Sony Exploring Online Pass Response To Used Games

Tom Goldman

Crying on the inside.
Aug 17, 2009
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Sony Exploring Online Pass Response To Used Games



The used games debate hasn't gone unnoticed by Sony, and the company may plan to implement an Online Pass code system in its first-party titles.

The videogame industry from the development and publishing side pretty much hates used games, with InstantAction CEO Louis Castle Madden [http://www.escapistmagazine.com/news/view/102843-InstantAction-CEO-Retailers-Are-Parasites-and-Thieves]) online. These systems have been mirrored by THQ and other companies, and now Sony may be poised to join their ranks.

Andrew House, president of Sony Europe, spoke to Games Industry on the issue, and about what Sony plans to add to the equation. "On the principle of making online portions of the game available or unlocked from the disc-based release for a fee, we're broadly supportive of that," he said. "And we're exploring actively the same option for our own content."

This would almost assuredly mean that Sony's online co-op Ratchet & Clank: All 4 One [http://www.amazon.com/MLB-10-Show-Playstation-3/dp/B003171CEW/ref=sr_1_1?s=videogames&ie=UTF8&qid=1282629908&sr=1-1]. House did not go into detail on what Sony's version of Online Pass would be like, should one come into existence.

However, don't be afraid that Sony will simply charge people randomly for silly things. Talking about the PlayStation Network, House said Sony feels "very vindicated and bases a lot of the success of PSN today - a 70 per cent connection rate across consoles - on the fact that it's removed that major initial barrier to entry," referring to how the PlayStation Network is completely free.

Sony might not be the biggest publisher in the world, but it's certainly prominent. When you buy a PlayStation 3, chances are you're going to buy at least one Sony game to go along with it. And if Sony goes over to the Online Pass side, Microsoft, and perhaps even Nintendo, can't be far behind. I can't say I blame publishers for trying to participate in the used games business, but I wonder how general consumers will take it when these codes become more of a well-known factor.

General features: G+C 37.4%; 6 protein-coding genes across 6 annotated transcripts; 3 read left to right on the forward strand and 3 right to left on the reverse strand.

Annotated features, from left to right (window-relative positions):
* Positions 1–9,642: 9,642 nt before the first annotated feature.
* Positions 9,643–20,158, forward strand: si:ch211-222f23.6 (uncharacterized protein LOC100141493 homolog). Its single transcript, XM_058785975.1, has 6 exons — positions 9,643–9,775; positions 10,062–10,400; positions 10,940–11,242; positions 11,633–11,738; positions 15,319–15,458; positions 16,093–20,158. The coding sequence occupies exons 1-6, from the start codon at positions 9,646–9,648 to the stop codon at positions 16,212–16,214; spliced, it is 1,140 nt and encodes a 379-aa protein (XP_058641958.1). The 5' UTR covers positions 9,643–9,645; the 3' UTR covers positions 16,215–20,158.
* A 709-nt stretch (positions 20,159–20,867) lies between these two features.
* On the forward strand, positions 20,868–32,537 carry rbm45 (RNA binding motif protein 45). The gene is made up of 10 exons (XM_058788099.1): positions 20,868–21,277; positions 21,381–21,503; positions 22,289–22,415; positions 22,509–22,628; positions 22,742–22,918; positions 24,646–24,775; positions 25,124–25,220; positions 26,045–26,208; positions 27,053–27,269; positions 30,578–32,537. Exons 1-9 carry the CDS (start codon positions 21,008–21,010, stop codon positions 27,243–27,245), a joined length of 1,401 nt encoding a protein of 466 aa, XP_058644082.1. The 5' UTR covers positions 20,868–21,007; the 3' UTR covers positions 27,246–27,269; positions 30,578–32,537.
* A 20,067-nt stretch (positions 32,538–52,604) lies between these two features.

Source: GI.biz [http://www.gamesindustry.biz/articles/2010-08-23-sony-s-andrew-house-interview?page=2]

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Kazedarkwind

Inner Working Reviewer
Nov 18, 2009
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oh evil game companies once again plotting to destroy the world of gaming, WELL HA! i beat you at your own game! i refuse to own your silly console charges and strictly play on PC, where im living in Valve's Utopia!
 

Mr. Mike

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Mar 24, 2010
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I don't really know how I feel about all this "Project Ten Dollar" stuff going on with used game-sales. I understand how the developers want to keep on earning money from the sales of their games, but I feel like they're going the wrong way about doing it.

Like people have said with DRM, it shouldn't be about punishing the pirates, it should be about rewarding the people who buy legitimately. So in this case, there should be some kind of reward for buying the game new rather than punishing whoever purchases it used. Boxing people out from online content seems a little much. They should reward people who buy new with things like online skins, unique weapons, a little bonus level, little exclusive things like that. Put a one-use code in the box and that's that.